A summary of the highlights of this CyberPeace Lab can be found here.
Just as the outbreak of COVID-19 has evolved into a global pandemic, cyber operations that leverage the crisis are on the rise. Malicious actors are exploiting the information overload (i.e. infodemic) as well as the remote working regulations that have accompanied the pandemic. This rapid increase and diversification of COVID-19 themed cyber operations have challenged victims’ and responders’ capacities to defend and respond against them.
As the crisis worsens, malicious actors are targeting institutions and industries across all sectors. This creates a critical risk to industries which are already under stress, such as the healthcare sector and the larger healthcare supply chain. In response to the pandemic there have been three emerging trends, comparable to wartime-like efforts, in the health care supply chain that may increase the risk profile. First, providers of crucial medical supplies and technology have drastically upscaled. Second, non-health industries have begun to produce health care products, for example, the automobile industry producing ventilators. Third, innovation is being devised by crowdsourcing collective intelligence, such as, Hackathons that look into 3D printed solutions. All of this is great; however, it creates an increase in the cybersecurity risk profile of the supply chain.
Various attacks against the health sector and its wider supply chain have already been documented, including attacks against the infrastructure of emergency responders, hospitals, and other medical facilities. By targeting systems and hardware, these attacks not only threaten to interfere with the ability of healthcare workers and first responders to save lives but also undermine the public trust in these critical entities. While the response by public and private CERTs have been local, attacks are global, raising questions on methods of leveraging combined knowledge to facilitate accountability.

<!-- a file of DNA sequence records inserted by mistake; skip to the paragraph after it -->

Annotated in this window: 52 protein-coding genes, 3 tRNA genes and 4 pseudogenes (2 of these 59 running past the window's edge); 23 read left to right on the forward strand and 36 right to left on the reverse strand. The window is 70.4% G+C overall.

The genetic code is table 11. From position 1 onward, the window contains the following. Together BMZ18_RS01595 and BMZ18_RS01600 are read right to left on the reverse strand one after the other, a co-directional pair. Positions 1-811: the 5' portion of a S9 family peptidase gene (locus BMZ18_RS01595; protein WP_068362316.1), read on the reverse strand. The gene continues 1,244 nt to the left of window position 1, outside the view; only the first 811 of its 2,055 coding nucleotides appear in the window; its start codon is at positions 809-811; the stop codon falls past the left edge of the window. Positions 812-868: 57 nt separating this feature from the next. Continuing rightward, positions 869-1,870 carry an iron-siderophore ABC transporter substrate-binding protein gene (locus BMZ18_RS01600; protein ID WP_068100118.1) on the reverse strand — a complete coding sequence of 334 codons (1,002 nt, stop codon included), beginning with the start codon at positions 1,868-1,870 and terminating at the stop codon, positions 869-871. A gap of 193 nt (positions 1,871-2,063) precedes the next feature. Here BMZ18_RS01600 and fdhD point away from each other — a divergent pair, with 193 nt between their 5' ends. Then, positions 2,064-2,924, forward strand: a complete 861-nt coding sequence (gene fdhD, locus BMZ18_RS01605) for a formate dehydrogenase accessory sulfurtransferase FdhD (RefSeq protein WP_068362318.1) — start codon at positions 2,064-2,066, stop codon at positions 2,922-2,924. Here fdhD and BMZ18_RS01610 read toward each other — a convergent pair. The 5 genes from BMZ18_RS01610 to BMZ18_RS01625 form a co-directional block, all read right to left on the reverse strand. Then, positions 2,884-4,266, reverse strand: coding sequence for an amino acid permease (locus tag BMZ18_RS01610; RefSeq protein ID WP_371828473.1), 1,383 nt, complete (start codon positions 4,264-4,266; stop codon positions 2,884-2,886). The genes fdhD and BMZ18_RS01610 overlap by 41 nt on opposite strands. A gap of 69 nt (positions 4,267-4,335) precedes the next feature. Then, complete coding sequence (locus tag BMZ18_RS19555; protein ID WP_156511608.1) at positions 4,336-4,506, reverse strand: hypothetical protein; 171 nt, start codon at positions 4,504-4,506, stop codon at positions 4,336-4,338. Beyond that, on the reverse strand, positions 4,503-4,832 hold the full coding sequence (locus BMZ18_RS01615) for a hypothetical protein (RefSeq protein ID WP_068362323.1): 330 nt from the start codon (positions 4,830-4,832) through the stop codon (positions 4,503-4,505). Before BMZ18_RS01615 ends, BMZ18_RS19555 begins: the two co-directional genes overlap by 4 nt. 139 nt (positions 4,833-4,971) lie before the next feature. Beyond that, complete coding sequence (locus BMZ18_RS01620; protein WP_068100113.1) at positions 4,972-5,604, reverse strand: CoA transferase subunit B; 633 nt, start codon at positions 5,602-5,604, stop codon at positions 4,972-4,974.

To discuss this challenge, the CyberPeace Institute will publish another CyberPeace Lab as part of its series “Infodemic: A Threat to Cyberpeace.”
This CyberPeace Lab aims to investigate how threat actors are exploiting the COVID-19 Infodemic and to identify challenges to document and analyse these mounting cyber operations. It will focus on attacks against the healthcare sector, its wider supply chain, and infrastructure of emergency responders, as well as upscaled initiatives to stem the pandemic. It discusses existing partnerships and/or frameworks for identifying malicious actors conducting such attacks that may in fact cost human lives.
Moderator: Stéphane Duguin, CEO of the CyberPeace Institute.
- Anastasiya Kazakova, Public Affairs Manager at Kaspersky;
- John Todd, Executive Director of Quad9 at Global Cyber Alliance (GCA);
- Serge Droz, Chair of the Forum of Incident Response and Security Teams (FIRST).